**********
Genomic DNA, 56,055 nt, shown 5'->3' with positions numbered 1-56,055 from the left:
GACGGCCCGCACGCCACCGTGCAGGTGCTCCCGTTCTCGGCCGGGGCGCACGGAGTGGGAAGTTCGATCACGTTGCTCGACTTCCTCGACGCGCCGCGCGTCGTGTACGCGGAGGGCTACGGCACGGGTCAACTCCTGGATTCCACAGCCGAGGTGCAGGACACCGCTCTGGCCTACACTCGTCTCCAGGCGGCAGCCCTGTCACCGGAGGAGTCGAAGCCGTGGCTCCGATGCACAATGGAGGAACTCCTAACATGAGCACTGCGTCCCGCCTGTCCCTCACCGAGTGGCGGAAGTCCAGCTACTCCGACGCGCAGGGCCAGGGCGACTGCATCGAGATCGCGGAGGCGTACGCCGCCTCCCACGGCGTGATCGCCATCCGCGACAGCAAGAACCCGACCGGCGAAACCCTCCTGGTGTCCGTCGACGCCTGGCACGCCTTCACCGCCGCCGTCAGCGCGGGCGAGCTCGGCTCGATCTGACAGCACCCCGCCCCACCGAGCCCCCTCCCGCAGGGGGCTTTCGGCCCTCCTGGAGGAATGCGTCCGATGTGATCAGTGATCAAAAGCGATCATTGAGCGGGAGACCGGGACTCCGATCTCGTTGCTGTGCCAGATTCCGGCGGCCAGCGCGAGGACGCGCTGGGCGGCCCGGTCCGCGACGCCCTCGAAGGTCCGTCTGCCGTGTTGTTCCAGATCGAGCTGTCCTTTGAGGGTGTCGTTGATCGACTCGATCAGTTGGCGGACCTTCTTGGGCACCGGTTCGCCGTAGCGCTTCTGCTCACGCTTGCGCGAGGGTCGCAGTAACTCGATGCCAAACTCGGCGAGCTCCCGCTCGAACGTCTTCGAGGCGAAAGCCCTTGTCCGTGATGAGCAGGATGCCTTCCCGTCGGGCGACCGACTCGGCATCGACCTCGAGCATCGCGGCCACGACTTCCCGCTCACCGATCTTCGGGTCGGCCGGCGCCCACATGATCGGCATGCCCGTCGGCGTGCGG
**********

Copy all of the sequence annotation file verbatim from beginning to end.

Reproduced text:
Genomic DNA, 56,055 nt, shown 5'->3' with positions numbered 1-56,055 from the left:
GACGGCCCGCACGCCACCGTGCAGGTGCTCCCGTTCTCGGCCGGGGCGCACGGAGTGGGAAGTTCGATCACGTTGCTCGACTTCCTCGACGCGCCGCGCGTCGTGTACGCGGAGGGCTACGGCACGGGTCAACTCCTGGATTCCACAGCCGAGGTGCAGGACACCGCTCTGGCCTACACTCGTCTCCAGGCGGCAGCCCTGTCACCGGAGGAGTCGAAGCCGTGGCTCCGATGCACAATGGAGGAACTCCTAACATGAGCACTGCGTCCCGCCTGTCCCTCACCGAGTGGCGGAAGTCCAGCTACTCCGACGCGCAGGGCCAGGGCGACTGCATCGAGATCGCGGAGGCGTACGCCGCCTCCCACGGCGTGATCGCCATCCGCGACAGCAAGAACCCGACCGGCGAAACCCTCCTGGTGTCCGTCGACGCCTGGCACGCCTTCACCGCCGCCGTCAGCGCGGGCGAGCTCGGCTCGATCTGACAGCACCCCGCCCCACCGAGCCCCCTCCCGCAGGGGGCTTTCGGCCCTCCTGGAGGAATGCGTCCGATGTGATCAGTGATCAAAAGCGATCATTGAGCGGGAGACCGGGACTCCGATCTCGTTGCTGTGCCAGATTCCGGCGGCCAGCGCGAGGACGCGCTGGGCGGCCCGGTCCGCGACGCCCTCGAAGGTCCGTCTGCCGTGTTGTTCCAGATCGAGCTGTCCTTTGAGGGTGTCGTTGATCGACTCGATCAGTTGGCGGACCTTCTTGGGCACCGGTTCGCCGTAGCGCTTCTGCTCACGCTTGCGCGAGGGTCGCAGTAACTCGATGCCAAACTCGGCGAGCTCCCGCTCGAACGTCTTCGAGGCGAAAGCCCTTGTCCGTGATGAGCAGGATGCCTTCCCGTCGGGCGACCGACTCGGCATCGACCTCGAGCATCGCGGCCACGACTTCCCGCTCACCGATCTTCGGGTCGGCCGGCGCCCACATGATCGGCATGCCCGTCGGCGTGCGG